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I have used “based on” for the entirety of my life until I went to a UK boarding school where 90% of the time I hear my teachers say “based off of” instead.

For example, ”We will give you your final grades based off of your performance over the past 2 years.”

I happen to have an English tutor and I asked him what’s the difference, then he said he hasn’t heard of based followed by “off of” as an alternative to saying “based on”, all his life. He then remarked “based off of” as rubbish and advised me not to use it. Now I am even more confused. Would you guys use “based on” or “based off of”?

Thank you in advance.

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    As I speak British English, I would only say "based on" (or "based upon"). I see "off of" as non-standard. However, American English speakers might see it as entirely acceptable. – Greybeard May 2 at 19:59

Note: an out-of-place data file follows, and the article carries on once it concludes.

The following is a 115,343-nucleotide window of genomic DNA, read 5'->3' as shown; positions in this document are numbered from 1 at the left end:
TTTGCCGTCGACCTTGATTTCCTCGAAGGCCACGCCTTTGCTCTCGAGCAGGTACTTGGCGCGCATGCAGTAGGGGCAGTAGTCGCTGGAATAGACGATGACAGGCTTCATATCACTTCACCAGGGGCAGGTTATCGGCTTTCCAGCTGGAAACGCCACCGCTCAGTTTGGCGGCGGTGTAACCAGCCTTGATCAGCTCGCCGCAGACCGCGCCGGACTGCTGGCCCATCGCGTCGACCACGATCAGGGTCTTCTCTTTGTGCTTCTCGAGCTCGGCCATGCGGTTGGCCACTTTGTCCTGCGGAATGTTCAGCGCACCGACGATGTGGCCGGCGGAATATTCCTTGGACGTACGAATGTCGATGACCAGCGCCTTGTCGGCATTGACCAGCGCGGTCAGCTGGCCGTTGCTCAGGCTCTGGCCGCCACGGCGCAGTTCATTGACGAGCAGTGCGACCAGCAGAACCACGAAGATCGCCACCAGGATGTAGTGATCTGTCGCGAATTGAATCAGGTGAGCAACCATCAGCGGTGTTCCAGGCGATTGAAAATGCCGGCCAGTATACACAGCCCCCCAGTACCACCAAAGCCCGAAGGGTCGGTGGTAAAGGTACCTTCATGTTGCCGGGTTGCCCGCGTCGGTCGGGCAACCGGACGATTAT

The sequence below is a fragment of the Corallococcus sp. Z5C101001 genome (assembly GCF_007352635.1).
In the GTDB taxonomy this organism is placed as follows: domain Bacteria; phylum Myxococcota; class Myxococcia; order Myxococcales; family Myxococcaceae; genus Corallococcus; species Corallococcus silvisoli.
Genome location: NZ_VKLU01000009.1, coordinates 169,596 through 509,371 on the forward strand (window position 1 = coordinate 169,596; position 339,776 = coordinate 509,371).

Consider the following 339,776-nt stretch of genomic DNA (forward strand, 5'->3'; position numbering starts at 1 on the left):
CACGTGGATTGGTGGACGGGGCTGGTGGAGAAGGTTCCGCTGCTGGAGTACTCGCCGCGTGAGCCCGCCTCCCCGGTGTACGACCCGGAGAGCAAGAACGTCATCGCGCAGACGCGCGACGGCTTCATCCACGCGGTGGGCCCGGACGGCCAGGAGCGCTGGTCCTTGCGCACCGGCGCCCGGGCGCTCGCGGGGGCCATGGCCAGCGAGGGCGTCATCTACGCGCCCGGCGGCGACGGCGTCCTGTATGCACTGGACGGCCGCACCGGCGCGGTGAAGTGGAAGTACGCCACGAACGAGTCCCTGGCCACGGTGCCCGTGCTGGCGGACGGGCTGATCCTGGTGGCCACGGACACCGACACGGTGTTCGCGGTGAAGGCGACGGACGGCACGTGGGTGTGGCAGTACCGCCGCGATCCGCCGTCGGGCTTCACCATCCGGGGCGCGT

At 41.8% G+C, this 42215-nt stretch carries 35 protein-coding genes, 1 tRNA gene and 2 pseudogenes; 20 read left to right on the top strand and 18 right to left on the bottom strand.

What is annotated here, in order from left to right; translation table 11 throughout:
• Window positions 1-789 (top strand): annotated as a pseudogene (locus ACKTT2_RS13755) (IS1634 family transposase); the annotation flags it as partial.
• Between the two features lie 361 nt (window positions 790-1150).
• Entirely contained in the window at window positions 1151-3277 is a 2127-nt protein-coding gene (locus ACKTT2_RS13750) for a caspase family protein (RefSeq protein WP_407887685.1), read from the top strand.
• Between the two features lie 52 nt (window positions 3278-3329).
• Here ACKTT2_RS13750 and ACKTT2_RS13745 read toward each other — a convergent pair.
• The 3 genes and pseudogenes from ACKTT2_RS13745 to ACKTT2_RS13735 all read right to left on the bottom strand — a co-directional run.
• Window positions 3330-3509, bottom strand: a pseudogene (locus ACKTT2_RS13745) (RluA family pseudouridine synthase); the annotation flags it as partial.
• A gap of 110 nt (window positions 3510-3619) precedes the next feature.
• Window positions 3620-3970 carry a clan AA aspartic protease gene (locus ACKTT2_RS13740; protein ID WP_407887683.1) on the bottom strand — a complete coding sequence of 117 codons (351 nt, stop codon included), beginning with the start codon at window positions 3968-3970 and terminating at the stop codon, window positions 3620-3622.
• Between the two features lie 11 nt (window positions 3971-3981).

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    @Greybeard I am an American English speaker, and I would say exactly what you would say. I would never say based off of. – Richard Kayser May 2 at 23:09
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I cannot tell you what the difference is but I can tell you this:

Based off of is less formal but is used more often in convesation

Based on has been in use for centuries yet based off of is more recently popular

Based on is generally favored as gramatically correct but is not seen as straightforward as someting like would of vs would have

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Consider where an object is placed in relation to its base. A base is a foundation or a support for something which sits on it.

"Based off" makes no sense at all.

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  • Your logic seems sound, but we rely on a non-subjective element in answers as much as possible, thus: your answer would benefit from linked references to support your claim. – Bitter dreggs. May 8 at 0:33

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